Section III. Alienation from Nature: How it Arose
Track 4: The Impact of Civilization on the Human Psyche
It is common today to call most any event monumental, of ultimate importance, astounding, groundbreaking, chance of a lifetime, never to be repeated. Yet, except for the last one or two phrases, this is an accurate assessment of the substance of this upcoming workshop.
The workshop features Allan Schore, noted UCLA neuropsychologist and leading expert in early childhood brain development; and Darcia Narvaez, of Notre Dame, and likely the world’s first expert in Developmental Evolutionary Psychology. Schore and Narvaez have been collaborating to establish a major pathway that points toward what promises to be a major part of the future of psychology and psychotherapy. Their work supports an empirically guided way to reach a future free of some of the most difficult emotional disorders – if humankind is willing to make some radical changes in how the youngest are raised.
This prediction is based upon solid research by Schore, Narvaez, and their interdisciplinary colleagues. The focus is on what is needed in the earliest days, weeks, and months of a child’s life; what happens when things go wrong; and why biologically and evolutionarily all of this is so in the first place. It is a detailed and fascinating story. The topics in this workshop include:
- How much of the brain’s systems develop in response to a “self-regulating” mother, how this results in the child’s ability to self-regulate, and what happens when this is missing;
- How the life-style of our species prior to agriculture supported this development in a natural way;
- How the right brain’s dominance for the first three years shapes much of what is to come, including the basis for compassion but also a sensitivity to feel devalued if things go wrong;
- The extent to which the changes in our lifestyle that have moved us away from our evolutionarily-developed way of life may underlie not just intense emotional disorders but also forms of prejudice and interpersonal violence (up to and including war);
- Other topics that extend from the main body of the program include:
- Reflections on a metatheory of psychology that is emerging from neuroscience, rooted in the body’s nervous system, the brain in particular;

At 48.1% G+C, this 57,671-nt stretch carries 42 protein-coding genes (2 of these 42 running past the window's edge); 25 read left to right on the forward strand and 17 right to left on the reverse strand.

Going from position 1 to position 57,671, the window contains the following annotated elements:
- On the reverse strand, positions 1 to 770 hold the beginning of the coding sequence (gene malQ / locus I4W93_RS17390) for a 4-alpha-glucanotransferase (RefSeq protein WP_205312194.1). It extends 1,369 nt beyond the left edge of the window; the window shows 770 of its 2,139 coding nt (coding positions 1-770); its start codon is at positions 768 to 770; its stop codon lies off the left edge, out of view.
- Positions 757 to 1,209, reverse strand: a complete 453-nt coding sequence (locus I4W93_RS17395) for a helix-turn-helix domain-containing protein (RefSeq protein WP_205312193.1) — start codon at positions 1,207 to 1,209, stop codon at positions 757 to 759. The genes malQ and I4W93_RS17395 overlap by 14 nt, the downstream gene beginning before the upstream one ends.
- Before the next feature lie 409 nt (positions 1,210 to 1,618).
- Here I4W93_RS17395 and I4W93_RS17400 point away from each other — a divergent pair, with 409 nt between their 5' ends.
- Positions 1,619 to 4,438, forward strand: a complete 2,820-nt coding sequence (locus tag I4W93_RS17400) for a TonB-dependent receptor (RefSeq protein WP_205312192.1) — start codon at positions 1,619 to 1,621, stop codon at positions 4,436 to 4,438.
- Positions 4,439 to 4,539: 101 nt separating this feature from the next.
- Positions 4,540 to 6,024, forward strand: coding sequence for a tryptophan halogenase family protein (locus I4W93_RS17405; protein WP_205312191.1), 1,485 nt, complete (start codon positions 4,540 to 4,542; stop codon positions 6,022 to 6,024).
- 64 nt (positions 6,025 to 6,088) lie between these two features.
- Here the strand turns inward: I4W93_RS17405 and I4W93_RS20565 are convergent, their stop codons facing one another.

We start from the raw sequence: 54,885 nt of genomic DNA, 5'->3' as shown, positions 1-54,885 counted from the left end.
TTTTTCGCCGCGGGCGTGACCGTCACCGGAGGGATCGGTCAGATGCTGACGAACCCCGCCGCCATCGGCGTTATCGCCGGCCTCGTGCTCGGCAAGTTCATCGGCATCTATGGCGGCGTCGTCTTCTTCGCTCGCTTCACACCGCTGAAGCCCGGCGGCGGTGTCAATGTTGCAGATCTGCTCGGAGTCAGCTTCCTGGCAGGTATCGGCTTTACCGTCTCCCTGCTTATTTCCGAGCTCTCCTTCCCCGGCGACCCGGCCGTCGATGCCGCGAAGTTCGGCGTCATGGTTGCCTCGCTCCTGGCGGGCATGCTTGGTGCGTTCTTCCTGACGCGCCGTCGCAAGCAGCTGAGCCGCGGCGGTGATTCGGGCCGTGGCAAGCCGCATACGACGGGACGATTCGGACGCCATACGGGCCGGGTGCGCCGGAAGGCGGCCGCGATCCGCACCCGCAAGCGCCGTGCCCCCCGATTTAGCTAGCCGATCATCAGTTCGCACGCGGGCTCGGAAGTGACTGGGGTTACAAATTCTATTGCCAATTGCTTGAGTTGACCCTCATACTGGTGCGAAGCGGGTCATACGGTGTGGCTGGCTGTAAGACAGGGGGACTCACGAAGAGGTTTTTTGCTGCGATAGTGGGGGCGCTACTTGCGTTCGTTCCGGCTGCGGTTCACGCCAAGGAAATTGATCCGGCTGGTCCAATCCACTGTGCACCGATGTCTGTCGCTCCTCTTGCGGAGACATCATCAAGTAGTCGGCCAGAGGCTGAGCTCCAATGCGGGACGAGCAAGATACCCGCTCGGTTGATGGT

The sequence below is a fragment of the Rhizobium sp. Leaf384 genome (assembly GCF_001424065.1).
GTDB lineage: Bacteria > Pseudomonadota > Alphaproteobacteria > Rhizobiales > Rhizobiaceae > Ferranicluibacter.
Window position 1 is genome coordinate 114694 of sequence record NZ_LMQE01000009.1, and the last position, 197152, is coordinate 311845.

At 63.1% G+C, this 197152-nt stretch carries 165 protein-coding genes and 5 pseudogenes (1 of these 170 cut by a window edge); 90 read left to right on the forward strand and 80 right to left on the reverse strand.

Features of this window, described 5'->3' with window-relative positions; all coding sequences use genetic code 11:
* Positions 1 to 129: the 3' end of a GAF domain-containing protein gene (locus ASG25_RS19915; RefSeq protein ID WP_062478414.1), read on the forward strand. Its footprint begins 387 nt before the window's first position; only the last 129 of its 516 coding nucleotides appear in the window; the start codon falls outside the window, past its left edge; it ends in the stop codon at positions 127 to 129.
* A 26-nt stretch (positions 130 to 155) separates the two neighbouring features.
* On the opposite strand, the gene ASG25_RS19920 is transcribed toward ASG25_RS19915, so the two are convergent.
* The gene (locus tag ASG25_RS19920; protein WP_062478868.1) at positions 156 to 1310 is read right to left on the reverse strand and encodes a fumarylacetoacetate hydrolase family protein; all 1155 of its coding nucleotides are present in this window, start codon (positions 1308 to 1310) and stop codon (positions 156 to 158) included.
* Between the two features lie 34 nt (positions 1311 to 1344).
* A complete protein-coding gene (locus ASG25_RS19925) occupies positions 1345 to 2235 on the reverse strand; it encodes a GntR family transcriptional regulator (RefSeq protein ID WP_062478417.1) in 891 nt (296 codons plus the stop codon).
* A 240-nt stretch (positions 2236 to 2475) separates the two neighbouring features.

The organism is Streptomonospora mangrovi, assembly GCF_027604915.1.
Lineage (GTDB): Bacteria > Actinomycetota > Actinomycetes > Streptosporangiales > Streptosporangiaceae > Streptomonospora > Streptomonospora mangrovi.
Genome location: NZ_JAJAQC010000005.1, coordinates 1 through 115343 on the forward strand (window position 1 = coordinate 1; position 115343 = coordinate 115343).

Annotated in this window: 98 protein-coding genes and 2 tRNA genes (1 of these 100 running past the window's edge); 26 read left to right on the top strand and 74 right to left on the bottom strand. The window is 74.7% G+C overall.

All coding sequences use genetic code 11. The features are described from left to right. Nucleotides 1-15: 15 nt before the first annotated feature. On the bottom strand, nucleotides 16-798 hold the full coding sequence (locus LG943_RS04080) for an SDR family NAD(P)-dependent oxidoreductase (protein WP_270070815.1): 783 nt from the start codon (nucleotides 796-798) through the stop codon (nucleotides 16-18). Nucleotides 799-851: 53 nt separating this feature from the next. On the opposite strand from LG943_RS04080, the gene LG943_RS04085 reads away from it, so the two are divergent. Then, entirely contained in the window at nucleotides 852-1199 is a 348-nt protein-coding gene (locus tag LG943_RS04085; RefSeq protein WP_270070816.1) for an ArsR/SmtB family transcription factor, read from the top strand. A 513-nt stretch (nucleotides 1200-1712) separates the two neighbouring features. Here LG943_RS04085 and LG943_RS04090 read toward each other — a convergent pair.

- An introduction to Whitehead’s theory of perception to demonstrate how his metaphysics can be discerned in current views of hemispheric differences; thus raising the possibility that Whitehead’s universal metaphysics could serve as a heuristic guide for a metatheory of neuroscience and psychology in general.
- A review of some of the newer therapies that work successfully with the emotional wounds suffered in the preverbal period; and also of existing programs that aim at helping at strengthening attachment.
- Consideration of activities, movements, programs, to root these findings in multiple cultures and to encourage their adoption as guides for how Homo sapiens babies and toddlers are treated and cared for so that we can mend our souls and prevent the catastrophic collapses that increasingly seem inevitable.
- While the team that has collaborated to put this track together includes recognized leading experts, we are seeking a mutual collaboration from those attending who wish to participate.
The presenters in this track understand the likelihood that the topic covered here has a bearing on many of the other tracks. What has changed so radically since the Hunter Gatherer days is the ability to give infants and toddlers a solid and confident start in life, confidence in others being their for them when their needs are intense (self-regulation). The assumption is that this aids in the development of a positive sense of self, of others, and of the natural world. This appears to be what is missing in many areas of the world today.
This course meets the qualifications for the CEU hours listed below for LCSWs, MFTs, LPCs, &/or LEPs as required by the California Board of Behavioral Sciences. The Center for Creative Transformation is a registered CEU provider (PCE 1095) with the BBS. [Approval for Clinical Psychologist CE units is being sought but has not been granted as yet.] Please click here to go to the CEU Registration Page.